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successful meeting on Wednesday, the chief business of which was to protest against the proposal of the "round-robin " lately addressed to the College of Surgeons, advocating...

The inaugural dinner of the Liberal Union Club was given

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on Wednesday, and Lord Hartington delivered an important speech. He announced the failure of the Round-Table Con- ference—the causes of which he apparently knew, but held him-...

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ME. GLADSTONE'S SPEECH. M R. GLADSTONE'S great speech of Tuesday night will probably be fixed upon by future historians as the text for a disquisition like one of those with...

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M R. MORLEY'S speech at the Memorial Hall, Farringdon Street, on Wednesday, against the proposed amend- ment of the Irish Criminal Law, was for his purpose a very effective one...

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The Spectator

T HE paper on the Austrian Empire in this month's Fort- nightly Review, full as it is of knowledge, leaves, we are convinced, an erroneous impression. The writer, be he Sir •...


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MHERE is one point of grave importance upon which Lord Hartington differs from many of his followers, and upon which, we think, he is far more wise than they. He recog- nises...

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J T is difficult for any one who watches at all closely the Parliaments of to-day, not to wonder whether the system as at present worked will last. That representative govern-...

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rpEtE agitation against tithe has not attracted the attention 1. it deserves. When Disestablishment seemed on the point of becoming the question of the hour, there was abund-...

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T HE Committee OD the defective cutlasses have reported that "the converted cutlasses and cutlass sword-bayonets, pattern 1871, with which the Navy is now for the most part...

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TT is not for us to protect the Laureate, who needs no pro- tection; but the brutality with which in some quarters he has been assailed on account of the "Jubilee Ode" rouses in...

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T HACRERAY'S letters are not like Cowper's letters or Lamb's letters, nor even like Mrs. Carlyle's letters, for, other things being equal, a woman's letters are pretty sure to...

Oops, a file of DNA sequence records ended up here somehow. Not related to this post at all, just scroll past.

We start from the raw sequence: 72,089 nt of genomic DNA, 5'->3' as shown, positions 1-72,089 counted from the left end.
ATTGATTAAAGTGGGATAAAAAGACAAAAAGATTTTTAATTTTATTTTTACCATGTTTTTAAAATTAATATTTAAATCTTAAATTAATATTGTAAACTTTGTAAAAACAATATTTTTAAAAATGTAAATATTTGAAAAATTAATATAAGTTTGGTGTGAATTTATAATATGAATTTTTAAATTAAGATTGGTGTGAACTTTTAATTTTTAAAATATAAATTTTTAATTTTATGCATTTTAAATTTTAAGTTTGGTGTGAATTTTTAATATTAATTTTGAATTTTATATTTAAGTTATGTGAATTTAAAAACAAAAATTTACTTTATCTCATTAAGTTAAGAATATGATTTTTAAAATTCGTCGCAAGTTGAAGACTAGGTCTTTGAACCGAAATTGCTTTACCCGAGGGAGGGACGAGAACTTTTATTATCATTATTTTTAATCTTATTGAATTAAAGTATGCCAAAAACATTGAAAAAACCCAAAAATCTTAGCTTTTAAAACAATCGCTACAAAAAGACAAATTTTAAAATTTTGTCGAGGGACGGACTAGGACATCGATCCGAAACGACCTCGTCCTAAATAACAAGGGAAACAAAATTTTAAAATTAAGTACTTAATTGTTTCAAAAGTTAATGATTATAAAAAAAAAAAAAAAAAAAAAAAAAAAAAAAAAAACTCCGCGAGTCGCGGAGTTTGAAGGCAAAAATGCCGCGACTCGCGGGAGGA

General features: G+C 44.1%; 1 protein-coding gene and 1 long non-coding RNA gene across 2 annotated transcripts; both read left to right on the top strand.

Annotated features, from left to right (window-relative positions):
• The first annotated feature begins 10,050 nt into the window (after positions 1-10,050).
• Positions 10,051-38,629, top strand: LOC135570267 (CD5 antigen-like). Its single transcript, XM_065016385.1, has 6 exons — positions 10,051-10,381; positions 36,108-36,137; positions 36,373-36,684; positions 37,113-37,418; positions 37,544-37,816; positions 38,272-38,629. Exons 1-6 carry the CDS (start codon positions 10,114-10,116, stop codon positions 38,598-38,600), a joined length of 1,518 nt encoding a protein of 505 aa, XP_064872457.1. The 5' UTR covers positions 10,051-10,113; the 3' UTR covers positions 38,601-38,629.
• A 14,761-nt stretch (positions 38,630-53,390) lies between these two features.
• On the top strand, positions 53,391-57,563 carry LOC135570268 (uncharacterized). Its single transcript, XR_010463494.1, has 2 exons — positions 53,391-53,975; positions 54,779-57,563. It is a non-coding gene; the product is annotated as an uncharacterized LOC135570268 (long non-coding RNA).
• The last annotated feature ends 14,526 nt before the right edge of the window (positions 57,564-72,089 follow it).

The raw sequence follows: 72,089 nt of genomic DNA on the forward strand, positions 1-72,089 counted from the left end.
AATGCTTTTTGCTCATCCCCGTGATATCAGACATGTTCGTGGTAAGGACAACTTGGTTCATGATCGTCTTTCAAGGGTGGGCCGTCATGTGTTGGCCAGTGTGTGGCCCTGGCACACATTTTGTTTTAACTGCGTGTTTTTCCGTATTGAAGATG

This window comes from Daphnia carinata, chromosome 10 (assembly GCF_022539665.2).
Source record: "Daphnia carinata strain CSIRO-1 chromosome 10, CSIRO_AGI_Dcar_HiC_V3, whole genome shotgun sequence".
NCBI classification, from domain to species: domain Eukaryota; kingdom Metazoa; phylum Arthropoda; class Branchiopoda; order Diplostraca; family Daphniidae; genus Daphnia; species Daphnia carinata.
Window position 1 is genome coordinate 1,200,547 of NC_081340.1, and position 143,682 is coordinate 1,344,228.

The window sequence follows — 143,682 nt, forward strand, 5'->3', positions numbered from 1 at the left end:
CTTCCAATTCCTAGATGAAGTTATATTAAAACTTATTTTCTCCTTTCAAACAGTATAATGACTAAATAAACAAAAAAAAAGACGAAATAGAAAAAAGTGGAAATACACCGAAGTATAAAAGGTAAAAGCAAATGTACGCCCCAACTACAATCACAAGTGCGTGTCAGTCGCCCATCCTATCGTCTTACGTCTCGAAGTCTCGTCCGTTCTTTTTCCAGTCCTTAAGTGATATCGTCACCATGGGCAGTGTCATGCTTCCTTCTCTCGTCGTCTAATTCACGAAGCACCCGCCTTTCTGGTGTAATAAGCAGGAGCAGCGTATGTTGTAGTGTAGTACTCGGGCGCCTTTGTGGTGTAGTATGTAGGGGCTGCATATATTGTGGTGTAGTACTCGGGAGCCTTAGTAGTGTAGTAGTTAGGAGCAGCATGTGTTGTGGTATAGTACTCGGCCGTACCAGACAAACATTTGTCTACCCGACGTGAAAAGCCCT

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WESTWARD HO I [To THAI BIHTCHI 0 THZ SPICITATOR.".1 Sin,—It must be nearly thirty years since I first wrote to you over this signature, but never before except in long...

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KEATS'S COTTAGE, HAMPSTEAD. I STROLLED in listless mood along a lane Hedged in by old-world gardens thick with trees And flowers old-fashioned. Sorrow and pain. Hunger for gold,...


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LTo nu, &ems or Tax firscrmoa.-] you kindly give a place to the correction of a slight mistake in your article on "The German Emperor ?" Alexander L did not call himself "a...


The Spectator

TWO LANDSCAPE PAINTERS. [E. 11. WINPERIS• AND DAVID 5tIIRRIV•r3 THERE are two exhibitions of sketches which have been lately opened in Bond Street which are in marked contrast....


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Pro nue EDITOR OP THZ ..erscmProa."1 SIR,—In your summary of last week's debate, you refer to my speech as one in which " the authority of law was depreciated, and the authority...

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BISHOP FRASER'S LIFE, MR. HUGHES has shown his usual literary skill in reducing this' memoir to the dimensions of a single not too elaborate volume. Nothing is more wearisome...

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young person who had written a story asked Miss Strickland, through a friend, for help and advice. (By-the-bye, it will be a fortunate day when the young literary public knows...

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Leseamuur conceived, well written, and well translated, we hail with special satisfaction this biography of the man who has been for fifteen years, and must continue till his...

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THE SECOND WIFE OF NAPOLEON.* Vats is the most interesting,

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as it is the most authentic, memoir that has been given to the world of the second Empress of the French, during the four years which she passed in France. It is only that...

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TIM enthusiasm displayed about M. Pasteur in Paris last year was something quite beyond English experience. It was worse than heretical not to believe in his cure for...